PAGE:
Photographer Captures Insults That Interracial Couples Endure In New Photo Series 'Sticks & Stones'

Recently photographer Donna Pinckley did a beautiful and powerful photo project on interracial and intercultural couples. The project called


Is love color blind? To those in it, yes. To those on the outside looking in, not always.

It may be difficult for some to process, but it should hardly come as a shock that in 2015 some couples are still experiencing the backlash that comes with dating outside of their race.

Interracial and intercultural relationships are hardly anything new, and for the most part "acceptance" of a man or woman dating someone outside of their cultural or racial background has certainly gotten better with time. Yet, with the growth in social media and other platforms that give people access to voice their opinions, comes the unwarranted and harsh commentary of naysayers against those folks who choose to love without borders.

For example, just earlier this year, singer FKA Twigs, who is engaged to Twilight actor Rob Pattinson, took to her Twitter to express her shock at being bombarded with racial slurs for her relationship with the actor. Twigs said that she felt such remarks as being called a "Monkey" and "Black B*tch" were completely unnecessary:

Twigs took to her Twitter to respond to the tweets, while expressing her own shock at the backlash:

Even actor Derek Luke had to address the issue as recently as a few months ago, when he placed a photo up of him and his wife, Hispanic actress Sophia Luke, on his Instagram. Although the couple have been married for 16 years and have never hid their relationship from the public, fans of Luke (or anti-fans of interracial/intercultural couples) took to Luke's page to stand up for Sophia, while expressing his shock for the amount of hatred in 2015:

"I never usually entertain the opinions of others because everyone is entitled to theyir own opinion (positive or negative). But we're in the year of 2015 & when should it be a "problem" to date outside of your race Why is that an issue AGAIN?

My wife may not be Black but she is mine. And she's mine with a heart of gold." -Derek Luke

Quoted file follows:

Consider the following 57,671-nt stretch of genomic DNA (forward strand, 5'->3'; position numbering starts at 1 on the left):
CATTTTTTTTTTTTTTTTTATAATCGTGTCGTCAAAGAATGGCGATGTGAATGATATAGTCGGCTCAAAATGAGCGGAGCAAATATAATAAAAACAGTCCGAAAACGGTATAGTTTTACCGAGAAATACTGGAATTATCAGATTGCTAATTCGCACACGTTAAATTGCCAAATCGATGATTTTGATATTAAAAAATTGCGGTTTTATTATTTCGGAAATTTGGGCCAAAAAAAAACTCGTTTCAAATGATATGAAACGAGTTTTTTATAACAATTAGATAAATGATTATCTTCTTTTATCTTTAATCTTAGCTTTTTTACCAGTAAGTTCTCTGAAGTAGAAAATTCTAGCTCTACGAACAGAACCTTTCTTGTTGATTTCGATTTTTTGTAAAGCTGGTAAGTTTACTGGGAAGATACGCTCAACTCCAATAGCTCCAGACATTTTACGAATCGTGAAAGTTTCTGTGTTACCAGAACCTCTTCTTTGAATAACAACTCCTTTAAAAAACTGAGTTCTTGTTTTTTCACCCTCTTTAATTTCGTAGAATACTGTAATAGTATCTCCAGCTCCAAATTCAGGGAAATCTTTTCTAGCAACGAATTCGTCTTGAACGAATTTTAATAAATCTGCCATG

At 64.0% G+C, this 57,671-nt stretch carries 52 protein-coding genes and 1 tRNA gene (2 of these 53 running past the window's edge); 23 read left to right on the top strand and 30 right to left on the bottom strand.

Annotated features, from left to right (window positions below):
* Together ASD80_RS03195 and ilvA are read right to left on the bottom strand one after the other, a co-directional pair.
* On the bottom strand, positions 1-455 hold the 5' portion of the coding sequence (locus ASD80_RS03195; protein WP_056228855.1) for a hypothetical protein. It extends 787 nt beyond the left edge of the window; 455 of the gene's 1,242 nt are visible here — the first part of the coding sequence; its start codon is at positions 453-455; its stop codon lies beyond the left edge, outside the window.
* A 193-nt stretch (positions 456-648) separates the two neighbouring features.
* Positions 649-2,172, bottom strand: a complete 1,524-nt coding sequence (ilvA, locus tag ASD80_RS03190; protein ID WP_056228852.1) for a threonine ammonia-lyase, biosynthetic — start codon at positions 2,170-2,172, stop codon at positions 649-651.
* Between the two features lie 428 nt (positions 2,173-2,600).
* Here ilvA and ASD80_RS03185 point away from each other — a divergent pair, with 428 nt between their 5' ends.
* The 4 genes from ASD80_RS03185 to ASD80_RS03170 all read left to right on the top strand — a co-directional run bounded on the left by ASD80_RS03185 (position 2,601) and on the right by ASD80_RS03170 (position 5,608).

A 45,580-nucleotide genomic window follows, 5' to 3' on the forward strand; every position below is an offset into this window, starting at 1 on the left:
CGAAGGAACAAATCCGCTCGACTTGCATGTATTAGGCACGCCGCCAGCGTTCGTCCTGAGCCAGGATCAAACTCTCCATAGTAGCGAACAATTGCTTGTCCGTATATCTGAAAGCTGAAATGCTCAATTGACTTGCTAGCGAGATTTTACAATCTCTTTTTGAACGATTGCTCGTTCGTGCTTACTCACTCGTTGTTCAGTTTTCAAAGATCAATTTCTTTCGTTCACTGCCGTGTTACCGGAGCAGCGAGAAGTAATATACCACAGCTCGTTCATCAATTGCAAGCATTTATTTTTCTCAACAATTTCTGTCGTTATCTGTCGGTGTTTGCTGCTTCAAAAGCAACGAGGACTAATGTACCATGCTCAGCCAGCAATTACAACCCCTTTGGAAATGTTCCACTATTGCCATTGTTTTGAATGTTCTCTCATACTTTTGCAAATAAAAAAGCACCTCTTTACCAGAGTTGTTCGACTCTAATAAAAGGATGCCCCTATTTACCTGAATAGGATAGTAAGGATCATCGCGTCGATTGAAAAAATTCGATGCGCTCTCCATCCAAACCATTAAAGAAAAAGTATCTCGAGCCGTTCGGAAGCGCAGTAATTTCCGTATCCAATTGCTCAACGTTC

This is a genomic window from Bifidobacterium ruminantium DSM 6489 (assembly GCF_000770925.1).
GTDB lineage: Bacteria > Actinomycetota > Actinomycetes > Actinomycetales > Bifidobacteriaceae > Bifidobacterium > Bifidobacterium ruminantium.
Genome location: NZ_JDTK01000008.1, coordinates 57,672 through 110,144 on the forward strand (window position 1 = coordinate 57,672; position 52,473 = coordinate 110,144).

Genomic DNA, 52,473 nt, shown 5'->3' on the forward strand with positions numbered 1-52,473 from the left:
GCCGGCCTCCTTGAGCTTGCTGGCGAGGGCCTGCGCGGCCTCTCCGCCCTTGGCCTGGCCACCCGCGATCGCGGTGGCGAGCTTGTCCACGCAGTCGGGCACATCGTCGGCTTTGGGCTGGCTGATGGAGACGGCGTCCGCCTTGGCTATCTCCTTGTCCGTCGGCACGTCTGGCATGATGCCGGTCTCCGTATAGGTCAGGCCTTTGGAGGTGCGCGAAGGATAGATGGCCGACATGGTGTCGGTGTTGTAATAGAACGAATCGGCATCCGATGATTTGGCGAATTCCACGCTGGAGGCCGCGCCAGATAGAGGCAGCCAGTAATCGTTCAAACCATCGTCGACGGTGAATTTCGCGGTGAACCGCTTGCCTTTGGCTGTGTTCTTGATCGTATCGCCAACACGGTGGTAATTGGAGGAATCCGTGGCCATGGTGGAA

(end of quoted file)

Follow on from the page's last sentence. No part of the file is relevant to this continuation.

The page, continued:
Recently photographer Donna Pinckley did a beautiful and powerful photo project on interracial and intercultural couples. The project, called "Sticks and Stones" was inspired by a moment in Pinckley's career as a photographer when she was capturing some precious moments between a black man and his girlfriend, when the woman's white mother came over to Pinckley to express her dismay in people's disapproval of her daughter's choice to date outside of her race.

“If you go black, they won't touch you," Pinckley said the woman's mother recalled hearing people tell her daughter.

This soon inspired Pinckley to do the photo series, saying "I just wanted to show [people] that we should be treated equally," in which she purposely shoots in black and white film in order to detract attention from the color contrasts, and allow people to focus on the couples' love instead. Each photo includes a caption from the couple of at least one racially-rooted insult they've heard spewed at them during their relationship.

"Wouldn't you rather date someone your own race?"

"You'll never be able to give her what a white man could."

"B-tches like that are the reason we can't get a good black man.""They are disgusting."

"All she wants from you is a green card."

"White men have taken everything, including our women"

According to Pew Research Center, as of 2014, the number of Americans who were in favor of those marrying outside of their race (not that they were in interracial relationships themselves, they were just not against it either), increased 24% since 2010. However, according to Pinckney, she couldn't tell in her experiences with shooting the couples, most of which were still young and still incurring hate speech.

"It's kind of interesting to see, with race relations the way they are, you would think that you would only hear the comments made to older couples, but I'm finding out I have a lot of young couples, too, that have had comments made to them. I find that kind of disturbing. It's not getting better."

That's unfortunate. But just because someone steps out on their race for love's sake, doesn't mean they are stepping on their race. Many people are very proud of their racial and cultural background, and more modern families have learned to integrate both heritages and influences into their homes. Hopefully one day people can learn to live and love in peace.

[Tweet "Just because someone steps out on race for love's sake doesn't mean they're stepping on their race."]

Have you ever experienced any backlash for dating outside of your background (race or culturally)?

Check out a few more pics along with the alarming captions and stories in the gallery!

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